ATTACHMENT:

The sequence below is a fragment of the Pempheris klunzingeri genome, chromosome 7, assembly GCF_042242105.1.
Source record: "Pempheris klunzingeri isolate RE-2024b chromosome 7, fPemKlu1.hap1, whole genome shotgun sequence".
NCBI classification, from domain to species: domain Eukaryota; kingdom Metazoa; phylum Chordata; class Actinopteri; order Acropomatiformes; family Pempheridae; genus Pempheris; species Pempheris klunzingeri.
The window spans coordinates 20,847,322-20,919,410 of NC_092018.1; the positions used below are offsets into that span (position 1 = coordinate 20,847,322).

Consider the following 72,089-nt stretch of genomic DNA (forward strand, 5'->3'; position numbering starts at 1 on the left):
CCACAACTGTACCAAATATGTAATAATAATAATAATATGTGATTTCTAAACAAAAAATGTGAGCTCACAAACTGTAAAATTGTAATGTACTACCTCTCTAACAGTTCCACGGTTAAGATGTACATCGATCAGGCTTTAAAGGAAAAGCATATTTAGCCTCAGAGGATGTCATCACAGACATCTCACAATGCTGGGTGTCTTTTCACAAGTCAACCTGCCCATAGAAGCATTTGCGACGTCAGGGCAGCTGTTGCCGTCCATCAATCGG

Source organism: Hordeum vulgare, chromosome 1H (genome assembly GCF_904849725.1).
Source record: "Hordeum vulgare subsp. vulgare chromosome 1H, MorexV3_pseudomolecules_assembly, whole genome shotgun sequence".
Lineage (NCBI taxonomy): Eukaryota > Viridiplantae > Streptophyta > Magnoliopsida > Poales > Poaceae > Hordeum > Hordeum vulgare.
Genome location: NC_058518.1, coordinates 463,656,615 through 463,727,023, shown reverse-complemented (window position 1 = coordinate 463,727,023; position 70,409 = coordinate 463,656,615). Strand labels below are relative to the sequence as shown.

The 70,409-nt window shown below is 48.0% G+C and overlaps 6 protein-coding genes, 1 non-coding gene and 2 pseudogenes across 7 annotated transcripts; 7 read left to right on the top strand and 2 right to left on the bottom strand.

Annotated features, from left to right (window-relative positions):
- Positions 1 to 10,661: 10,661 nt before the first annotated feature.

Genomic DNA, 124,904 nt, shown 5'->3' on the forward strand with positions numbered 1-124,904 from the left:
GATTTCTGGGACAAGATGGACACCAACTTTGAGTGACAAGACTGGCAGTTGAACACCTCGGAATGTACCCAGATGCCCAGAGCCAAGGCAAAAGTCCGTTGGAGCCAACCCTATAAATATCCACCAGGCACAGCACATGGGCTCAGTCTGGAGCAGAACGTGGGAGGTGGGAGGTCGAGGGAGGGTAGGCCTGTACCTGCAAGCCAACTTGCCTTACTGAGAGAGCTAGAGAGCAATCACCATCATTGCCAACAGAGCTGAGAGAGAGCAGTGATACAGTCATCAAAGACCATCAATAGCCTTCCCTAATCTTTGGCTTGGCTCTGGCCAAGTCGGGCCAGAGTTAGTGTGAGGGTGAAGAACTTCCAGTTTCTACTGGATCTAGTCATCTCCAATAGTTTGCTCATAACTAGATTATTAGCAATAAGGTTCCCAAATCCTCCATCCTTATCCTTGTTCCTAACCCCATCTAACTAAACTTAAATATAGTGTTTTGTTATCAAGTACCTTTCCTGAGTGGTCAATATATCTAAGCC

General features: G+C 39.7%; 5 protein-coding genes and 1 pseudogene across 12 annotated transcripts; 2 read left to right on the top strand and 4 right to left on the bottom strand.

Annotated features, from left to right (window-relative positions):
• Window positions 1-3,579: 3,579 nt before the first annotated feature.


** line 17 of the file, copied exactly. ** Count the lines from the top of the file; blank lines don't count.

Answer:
Annotated features, from left to right (window-relative positions):